It was admired by other attendees of the exhibit as well, including members of Field’s family. On February 27, 1896, his sister-in-law Henrietta Dexter Field wrote Pyle “to express the admiration and deep appreciation both my husband, Roswell Field, and myself have for the beautiful illustration you designed for ‘The Werewolf’”:
We saw the painting at “The Ladies Home Journal” exhibition of pictures here and were more than gratified that the public seemed to appreciate its beauties, as there were always crowds standing before it. If Eugene were here I feel sure that he would be more than pleased that you caught his idea so beautifully, and he doubtless would write you words of appreciation more suitable than these, whose only merit lies in the expression of the love of a sorrowing brother and sister.
The Chicago exhibition slightly pre-dated the publication of the picture in The Ladies’ Home Journal for March 1896, where - in a halftone plate engraved by Albert Munford Lindsay (who, I might add, attended some of Pyle’s illustration classes at the Drexel Institute and visited Pyle at his home at about this time) - it was wordily titled, “The werewolf skulked for a moment in the shadow of the yews, and Yseult plucked old Siegfried’s spear from her girdle.” Echoing the Inter Ocean, The New York Times of March 11, 1896, called it “a weird drawing...that is mystic and suggestive while thoroughly original.”

And, indeed, Pyle liked it enough to borrow it back from the publisher for his one-man shows at the Drexel Institute in Philadelphia and the St. Botolph Club in Boston in 1897. The following year it was exhibited in Washington, D.C. - and perhaps elsewhere - again under the auspices of the The Ladies’ Home Journal. The Curtis Publishing Company (publisher of Journal) also issued it as a 12 x 15" print around the same time.

But then a fog rolls into the painting’s history: the anonymous associate editor quoted above also said, “It was long carefully displayed in the editor’s office” - and I assume, here, he was referring to editor-in-chief Edward W. Bok - “but [then it] mysteriously disappeared, and all attempts to relocate it have failed.”

Somehow, however, it wound up in the possession of Charles William Hargens, Jr. (1893-1997) and his wife Marjorie Allen (Garman) Hargens (1895-1978), illustrators both, who lived for many years in Bucks County, Pennsylvania. And then it went to their son, engineer Charles William Hargens III (1918-2013), and then to his estate.

And now it’s for sale: Freeman’s will auction the painting in Philadelphia on June 8, 2014. The estimate is $8,000-12,000. I consider that to be conservative, considering its size - 18 x 24 inches - and relative importance - but we’ll soon find out!

“The Werewolf” by Howard Pyle (via Freeman’s)


kev ferrara said...

Great story, well researched. I had never seen this Pyle pic before. A great treat!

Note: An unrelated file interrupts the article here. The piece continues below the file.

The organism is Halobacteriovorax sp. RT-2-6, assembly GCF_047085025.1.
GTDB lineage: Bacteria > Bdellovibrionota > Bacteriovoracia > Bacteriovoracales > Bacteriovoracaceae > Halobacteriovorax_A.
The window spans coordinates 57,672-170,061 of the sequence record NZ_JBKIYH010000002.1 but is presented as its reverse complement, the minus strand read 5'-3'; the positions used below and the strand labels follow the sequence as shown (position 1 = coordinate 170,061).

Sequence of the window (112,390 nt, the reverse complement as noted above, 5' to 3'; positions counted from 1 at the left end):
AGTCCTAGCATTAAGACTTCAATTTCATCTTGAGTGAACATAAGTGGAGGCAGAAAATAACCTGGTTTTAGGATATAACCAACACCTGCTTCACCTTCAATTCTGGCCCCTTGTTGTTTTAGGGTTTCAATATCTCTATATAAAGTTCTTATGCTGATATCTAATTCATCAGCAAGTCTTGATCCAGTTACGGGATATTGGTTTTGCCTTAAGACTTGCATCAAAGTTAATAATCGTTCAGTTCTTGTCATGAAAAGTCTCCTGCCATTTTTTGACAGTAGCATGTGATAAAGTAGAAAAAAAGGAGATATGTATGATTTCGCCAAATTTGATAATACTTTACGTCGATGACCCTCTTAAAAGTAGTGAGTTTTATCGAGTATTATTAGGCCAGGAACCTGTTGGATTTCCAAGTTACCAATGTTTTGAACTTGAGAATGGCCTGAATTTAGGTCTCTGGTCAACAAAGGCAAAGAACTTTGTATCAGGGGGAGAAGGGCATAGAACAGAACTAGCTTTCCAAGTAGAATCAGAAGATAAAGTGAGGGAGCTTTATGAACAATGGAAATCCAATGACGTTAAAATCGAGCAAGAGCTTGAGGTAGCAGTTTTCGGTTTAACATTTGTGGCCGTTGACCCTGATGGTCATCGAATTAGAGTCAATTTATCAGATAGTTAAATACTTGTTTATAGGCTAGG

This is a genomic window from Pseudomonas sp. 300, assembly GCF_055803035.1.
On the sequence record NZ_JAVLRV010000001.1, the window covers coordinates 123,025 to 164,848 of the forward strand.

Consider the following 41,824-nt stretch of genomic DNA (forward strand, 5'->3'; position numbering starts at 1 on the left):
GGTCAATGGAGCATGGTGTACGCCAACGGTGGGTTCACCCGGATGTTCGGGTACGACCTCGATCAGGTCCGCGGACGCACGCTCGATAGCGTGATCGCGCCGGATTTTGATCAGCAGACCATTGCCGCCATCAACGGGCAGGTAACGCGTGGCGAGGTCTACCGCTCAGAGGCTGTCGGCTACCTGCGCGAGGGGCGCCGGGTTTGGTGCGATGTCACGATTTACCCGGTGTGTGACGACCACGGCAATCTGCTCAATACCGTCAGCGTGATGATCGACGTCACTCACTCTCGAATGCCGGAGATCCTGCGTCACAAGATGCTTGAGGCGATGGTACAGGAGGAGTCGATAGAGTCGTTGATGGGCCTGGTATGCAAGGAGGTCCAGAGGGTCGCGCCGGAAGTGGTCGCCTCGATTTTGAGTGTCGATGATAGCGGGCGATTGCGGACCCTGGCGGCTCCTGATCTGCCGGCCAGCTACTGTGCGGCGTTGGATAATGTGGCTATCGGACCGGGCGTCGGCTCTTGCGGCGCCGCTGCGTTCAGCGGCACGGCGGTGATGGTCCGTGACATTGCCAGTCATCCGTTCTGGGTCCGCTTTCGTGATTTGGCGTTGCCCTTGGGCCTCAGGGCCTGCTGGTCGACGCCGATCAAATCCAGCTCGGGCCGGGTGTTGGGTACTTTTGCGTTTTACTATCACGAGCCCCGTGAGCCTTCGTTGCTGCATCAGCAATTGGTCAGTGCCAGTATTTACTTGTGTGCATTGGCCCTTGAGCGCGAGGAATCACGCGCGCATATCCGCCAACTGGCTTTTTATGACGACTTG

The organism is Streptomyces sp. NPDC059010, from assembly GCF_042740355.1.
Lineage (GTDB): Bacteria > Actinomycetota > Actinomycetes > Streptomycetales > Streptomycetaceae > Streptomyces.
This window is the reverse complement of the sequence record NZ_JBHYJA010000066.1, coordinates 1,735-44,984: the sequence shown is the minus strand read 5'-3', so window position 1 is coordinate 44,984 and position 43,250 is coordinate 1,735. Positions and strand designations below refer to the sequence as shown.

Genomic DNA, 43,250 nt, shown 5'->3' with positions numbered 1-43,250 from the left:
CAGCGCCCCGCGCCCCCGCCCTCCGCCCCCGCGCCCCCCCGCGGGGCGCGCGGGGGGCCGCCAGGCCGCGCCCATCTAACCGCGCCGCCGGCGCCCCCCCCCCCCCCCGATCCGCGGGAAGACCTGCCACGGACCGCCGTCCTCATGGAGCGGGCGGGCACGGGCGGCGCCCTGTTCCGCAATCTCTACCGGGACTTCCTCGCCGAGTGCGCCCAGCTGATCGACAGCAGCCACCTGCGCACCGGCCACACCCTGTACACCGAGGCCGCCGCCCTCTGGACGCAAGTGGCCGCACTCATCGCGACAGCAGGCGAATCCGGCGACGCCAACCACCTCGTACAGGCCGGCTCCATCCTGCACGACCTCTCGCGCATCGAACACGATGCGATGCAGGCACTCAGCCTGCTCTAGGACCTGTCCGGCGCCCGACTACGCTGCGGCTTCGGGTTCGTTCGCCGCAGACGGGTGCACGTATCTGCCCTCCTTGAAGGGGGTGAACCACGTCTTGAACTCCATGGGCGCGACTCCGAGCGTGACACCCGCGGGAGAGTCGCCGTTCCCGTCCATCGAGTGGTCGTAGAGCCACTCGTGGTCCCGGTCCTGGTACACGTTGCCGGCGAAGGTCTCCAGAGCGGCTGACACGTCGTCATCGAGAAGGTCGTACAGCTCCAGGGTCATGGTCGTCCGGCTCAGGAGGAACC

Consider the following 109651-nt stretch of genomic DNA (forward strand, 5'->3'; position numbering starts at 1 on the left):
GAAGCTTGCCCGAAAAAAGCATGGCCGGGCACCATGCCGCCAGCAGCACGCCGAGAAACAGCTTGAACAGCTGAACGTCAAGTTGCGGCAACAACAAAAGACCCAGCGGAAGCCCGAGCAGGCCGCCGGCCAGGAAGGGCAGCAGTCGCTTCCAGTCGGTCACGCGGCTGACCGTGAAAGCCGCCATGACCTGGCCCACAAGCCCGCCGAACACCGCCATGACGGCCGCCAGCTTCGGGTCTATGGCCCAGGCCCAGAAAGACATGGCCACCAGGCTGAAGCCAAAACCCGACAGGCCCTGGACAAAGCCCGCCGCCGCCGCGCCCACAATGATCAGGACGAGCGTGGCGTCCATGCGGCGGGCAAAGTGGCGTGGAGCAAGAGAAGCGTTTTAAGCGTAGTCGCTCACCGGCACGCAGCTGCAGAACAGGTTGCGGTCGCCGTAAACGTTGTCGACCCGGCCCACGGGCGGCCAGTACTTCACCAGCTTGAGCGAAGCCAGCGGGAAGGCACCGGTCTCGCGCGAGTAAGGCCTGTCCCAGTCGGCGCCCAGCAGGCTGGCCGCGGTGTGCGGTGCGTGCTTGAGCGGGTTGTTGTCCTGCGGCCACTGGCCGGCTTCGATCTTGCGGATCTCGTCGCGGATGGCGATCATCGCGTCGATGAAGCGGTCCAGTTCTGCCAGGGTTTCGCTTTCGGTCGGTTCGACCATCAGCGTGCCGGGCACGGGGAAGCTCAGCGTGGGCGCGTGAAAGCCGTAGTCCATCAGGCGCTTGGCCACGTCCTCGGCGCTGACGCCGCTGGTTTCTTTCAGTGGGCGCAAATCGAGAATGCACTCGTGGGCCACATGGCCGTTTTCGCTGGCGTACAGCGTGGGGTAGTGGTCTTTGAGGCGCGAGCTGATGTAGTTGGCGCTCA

Ian Schoenherr said...

Thanks, Kev - It's certainly an odd one. Pyle painted it, by the way, at the same time as he was illustrating Woodrow Wilson's "George Washington" articles for Harper's Monthly.

Ian Schoenherr said...

Also around the same time, Pyle was much interested in Japanese art - two letters from him to photographer Frances Benjamin Johnston indicate that, at least.

Paul Preston Davis said...

This was fantastic! Research at its best. And even better ... great reading. One does not want to take ones eyes away until the final word. This is your Blog telling you it is time to morph into a digital interactive resource with major search capability. The ultimate Blog book.
Paul Preston Davis

kev ferrara said...

I can't say this is among my favorite Pyles, but whenever he gets strange, I find his work really intriguing, whether it is good or bad. He really has a beautiful sense of mystery in this one, even if we get another dose of "jazz hands" from the caped fellow.

The back figural group has an interesting similarity to the grouping in The Shell.

It would be fascinating to hear Pyle talk about Japanese art. The flat graphic quality of so many of his female students' work seems directly tied in to it.

Ian Schoenherr said...

Ha! I was going to draw “The Shell” comparison, but you beat me to it - and I was worried about making a long post even longer.

And I totally agree with the “jazz hands” - I think Pyle's overly theatrical touches often hamper his overall effect: better when the startled/excited/fearful folk have their backs to us, as in his Jekyll and Hyde frontispiece:

Anonymous said...

Terrific post Ian. Your ability to fix the scene by having the facts at hand is a biographical marvel that I hope to emulate.

Regarding "jazz hands": I associate this with pre-Method ham acting, and I've always thought of Pyle's "entering the picture" concept as a technique for taking the "melo-" out of drama. So normally I would agree with both of you, that the hands are overly goofy as a response to the werewolf. But consider that he is not only reacting to the wolf, but nearer at hand, to Iseult "un-manning" him by taking his weapon and defending herself, in which case, the text is calling out for a "wussy" version of Siegfried, which Pyle dutifully provided.

— Roger Reed

Ian Schoenherr said...

Thanks, Roger - I appreciate that!